Seadrill Limited (NYSE:SDRL) provides offshore drilling services to the oil and gas industry worldwide. The stock is currently trading at $36.96 and offers an attractive dividend yield of 10%.
An important question for equity shareholders is on the sustainability of the dividend. This article investigates Seadrill primarily from a credit perspective to conclude on the growth, cash flow and hence dividend sustainability.
Equity analysis and a stock price target is what investors might be looking forward to reading. However, a credit perspective becomes important for a company with a total debt of $13.5 billion as of December 2013.
The table gives some important financial numbers and credit ratios for Seadrill as of December 2013. A discussion on the implications will follow.
Seadrill’s debt is significant, but not a concern. This is possibly the simplest explanation. To elaborate, Seadrill has an EBITDA interest coverage ratio of 8.2x and an operating cash flow interest coverage ratio of 5.0x. In other words, the debt is high, but debt servicing is not a concern as Seadrill is generating sufficiently high cash flows.
Will Seadrill continue to generate sufficiently high cash flows?
A forward looking analysis is important as we are looking at dividend and growth sustainability in 2014 and beyond. There are two important points to discuss here.
First, Seadrill has a strong contract backlog and this ensures revenue and cash flow visibility over the next few years. As of December 2013, Seadrill had a contract backlog of $20.2 billion. This gives the company a revenue visibility of nearly 5 years based on FY13 revenue of $5.3 billion. The important point to mention here is that the company’s order backlog is with strong counterparties such as BP PLC, Total SA, Exxon Mobil, Chevron and ENI among others. This largely ensures that the contract backlog is converted into cash flows. Therefore, the interest coverage will remain high and dividends will keep flowing for equity investors.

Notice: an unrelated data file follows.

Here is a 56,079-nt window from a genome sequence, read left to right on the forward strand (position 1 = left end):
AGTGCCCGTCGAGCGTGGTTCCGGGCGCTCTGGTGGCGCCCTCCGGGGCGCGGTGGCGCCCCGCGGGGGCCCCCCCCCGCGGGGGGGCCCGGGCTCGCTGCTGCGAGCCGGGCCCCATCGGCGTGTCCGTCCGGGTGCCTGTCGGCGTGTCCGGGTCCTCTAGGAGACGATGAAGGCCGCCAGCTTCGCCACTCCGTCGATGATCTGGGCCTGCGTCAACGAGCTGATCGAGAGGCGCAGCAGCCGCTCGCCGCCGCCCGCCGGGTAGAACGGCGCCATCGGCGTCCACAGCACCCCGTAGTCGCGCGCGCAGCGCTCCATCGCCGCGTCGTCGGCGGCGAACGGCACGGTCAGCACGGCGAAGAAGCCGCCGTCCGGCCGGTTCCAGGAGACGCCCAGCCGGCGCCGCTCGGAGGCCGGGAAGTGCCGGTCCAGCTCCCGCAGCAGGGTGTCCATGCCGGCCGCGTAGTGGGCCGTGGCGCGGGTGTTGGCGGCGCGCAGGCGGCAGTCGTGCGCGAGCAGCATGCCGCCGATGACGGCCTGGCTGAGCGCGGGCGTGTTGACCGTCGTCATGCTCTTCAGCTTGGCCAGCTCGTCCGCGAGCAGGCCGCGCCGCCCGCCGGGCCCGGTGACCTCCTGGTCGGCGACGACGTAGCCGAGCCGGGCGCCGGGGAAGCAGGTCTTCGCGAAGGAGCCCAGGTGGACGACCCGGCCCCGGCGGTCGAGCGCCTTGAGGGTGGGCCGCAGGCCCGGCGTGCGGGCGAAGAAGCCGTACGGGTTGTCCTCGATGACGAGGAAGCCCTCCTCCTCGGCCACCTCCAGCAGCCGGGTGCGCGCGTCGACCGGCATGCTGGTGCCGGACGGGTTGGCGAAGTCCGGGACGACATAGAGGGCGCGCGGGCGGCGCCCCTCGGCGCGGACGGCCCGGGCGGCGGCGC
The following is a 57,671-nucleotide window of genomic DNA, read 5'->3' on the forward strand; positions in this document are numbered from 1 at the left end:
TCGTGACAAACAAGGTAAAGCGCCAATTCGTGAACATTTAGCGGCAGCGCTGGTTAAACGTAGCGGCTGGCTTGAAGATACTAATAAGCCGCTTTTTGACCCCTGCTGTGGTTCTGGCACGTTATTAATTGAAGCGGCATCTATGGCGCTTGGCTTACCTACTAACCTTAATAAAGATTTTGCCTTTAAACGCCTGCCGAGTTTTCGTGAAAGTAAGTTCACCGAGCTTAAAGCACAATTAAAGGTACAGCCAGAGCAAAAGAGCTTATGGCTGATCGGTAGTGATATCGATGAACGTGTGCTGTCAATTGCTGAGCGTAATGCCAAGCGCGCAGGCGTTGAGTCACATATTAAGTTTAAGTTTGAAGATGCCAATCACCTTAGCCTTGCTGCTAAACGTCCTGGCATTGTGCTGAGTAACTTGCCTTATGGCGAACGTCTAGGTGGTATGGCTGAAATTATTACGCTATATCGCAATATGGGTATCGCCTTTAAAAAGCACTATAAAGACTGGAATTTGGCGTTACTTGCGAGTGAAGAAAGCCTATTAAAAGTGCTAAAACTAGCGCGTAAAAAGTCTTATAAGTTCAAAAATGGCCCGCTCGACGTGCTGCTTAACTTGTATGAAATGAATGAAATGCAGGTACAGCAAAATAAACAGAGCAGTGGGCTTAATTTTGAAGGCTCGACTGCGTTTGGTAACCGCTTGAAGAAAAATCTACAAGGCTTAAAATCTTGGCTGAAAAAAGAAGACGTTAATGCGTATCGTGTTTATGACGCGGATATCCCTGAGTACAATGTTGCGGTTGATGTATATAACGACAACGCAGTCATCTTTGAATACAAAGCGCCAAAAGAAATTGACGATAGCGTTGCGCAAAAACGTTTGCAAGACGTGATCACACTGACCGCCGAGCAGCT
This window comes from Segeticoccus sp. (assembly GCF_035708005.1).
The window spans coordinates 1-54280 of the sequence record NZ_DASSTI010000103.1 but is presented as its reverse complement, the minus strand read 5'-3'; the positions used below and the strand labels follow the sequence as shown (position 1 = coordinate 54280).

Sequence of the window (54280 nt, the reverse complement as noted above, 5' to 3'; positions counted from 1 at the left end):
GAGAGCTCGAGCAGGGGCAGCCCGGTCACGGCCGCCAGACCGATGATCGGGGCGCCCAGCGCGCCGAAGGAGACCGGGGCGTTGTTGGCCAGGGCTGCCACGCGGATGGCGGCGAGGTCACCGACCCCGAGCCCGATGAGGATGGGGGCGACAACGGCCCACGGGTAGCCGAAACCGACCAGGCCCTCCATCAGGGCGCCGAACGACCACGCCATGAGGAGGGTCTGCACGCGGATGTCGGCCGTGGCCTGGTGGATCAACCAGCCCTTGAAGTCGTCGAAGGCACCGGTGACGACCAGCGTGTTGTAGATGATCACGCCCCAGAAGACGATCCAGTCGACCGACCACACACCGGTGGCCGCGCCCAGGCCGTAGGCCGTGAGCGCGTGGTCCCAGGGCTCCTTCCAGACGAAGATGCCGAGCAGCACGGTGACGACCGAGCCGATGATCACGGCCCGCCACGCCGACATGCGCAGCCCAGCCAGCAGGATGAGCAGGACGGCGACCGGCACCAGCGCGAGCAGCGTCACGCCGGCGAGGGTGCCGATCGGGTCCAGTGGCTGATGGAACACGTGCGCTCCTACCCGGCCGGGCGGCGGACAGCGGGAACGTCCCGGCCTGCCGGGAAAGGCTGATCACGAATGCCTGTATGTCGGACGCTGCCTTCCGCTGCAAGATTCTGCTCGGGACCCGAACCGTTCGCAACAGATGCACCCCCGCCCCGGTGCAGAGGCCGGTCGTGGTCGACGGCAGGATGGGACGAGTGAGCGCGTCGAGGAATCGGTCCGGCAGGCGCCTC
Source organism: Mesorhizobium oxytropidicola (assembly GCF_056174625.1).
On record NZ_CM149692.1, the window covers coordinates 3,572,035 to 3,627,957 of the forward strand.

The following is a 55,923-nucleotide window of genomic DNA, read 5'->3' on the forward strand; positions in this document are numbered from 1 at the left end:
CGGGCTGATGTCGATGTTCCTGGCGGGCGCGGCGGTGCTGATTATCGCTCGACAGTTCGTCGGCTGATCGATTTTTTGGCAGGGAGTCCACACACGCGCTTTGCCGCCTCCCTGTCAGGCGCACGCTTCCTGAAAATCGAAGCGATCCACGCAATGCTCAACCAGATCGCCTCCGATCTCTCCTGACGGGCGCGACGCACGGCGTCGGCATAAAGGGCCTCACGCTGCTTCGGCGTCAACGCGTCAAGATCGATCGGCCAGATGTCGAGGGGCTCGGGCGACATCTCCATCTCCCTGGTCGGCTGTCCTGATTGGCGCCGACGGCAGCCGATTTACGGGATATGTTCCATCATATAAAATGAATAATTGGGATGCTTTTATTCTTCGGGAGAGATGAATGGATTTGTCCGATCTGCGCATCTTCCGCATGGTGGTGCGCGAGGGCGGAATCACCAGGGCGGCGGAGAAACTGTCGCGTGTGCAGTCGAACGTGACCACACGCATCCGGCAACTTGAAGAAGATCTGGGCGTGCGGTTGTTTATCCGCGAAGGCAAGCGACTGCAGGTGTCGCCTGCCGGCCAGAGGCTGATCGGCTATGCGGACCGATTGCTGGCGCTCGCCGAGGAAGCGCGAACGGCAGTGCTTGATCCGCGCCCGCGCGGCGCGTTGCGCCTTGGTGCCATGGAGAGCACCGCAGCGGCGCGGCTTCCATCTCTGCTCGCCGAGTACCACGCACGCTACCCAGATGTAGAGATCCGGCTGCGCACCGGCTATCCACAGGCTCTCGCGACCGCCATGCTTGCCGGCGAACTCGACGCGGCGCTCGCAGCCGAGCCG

Second, As of December 2013, Seadrill has 20 rigs under construction. Total remaining yard instalments for newbuilds is approximately US$6.3 billion and US$1.5 billion has been paid to the yards in pre-delivery instalments. As these new rigs come into operation, incremental revenue growth and cash flow growth is on the cards. While new rigs will further increase the debt, the cash flow will increase accordingly.
The factor of existing contract backlog and expected new contracts makes us believe that Seadrill will continue to grow and it would not be surprising to see dividends increase further in 2014 and 2015.
Before concluding, we would also like to throw some light on the company’s debt maturity schedule as of December 2013.
The point we want to make here is that nearly 57% of Seadrill’s debt is maturing on or beyond 2017. In other words, the company does not face any meaningful debt refinancing pressure in the immediate future.
In conclusion, Seadrill looks attractive at current levels of $36.96 considering a healthy dividend yield of 10% and a fair EV/EBITDA valuation of 11.0x. Competitors such as Ensco, Noble corp. and Transocean might be trading at lower EV/EBITDA valuation. However, Seadrill has an advantage in terms of a younger fleet, higher revenue visibility and the highest dividend yield among peers. We therefore conclude that Seadrill is a “Hold” at current levels and will continue to reward investors over the next few years.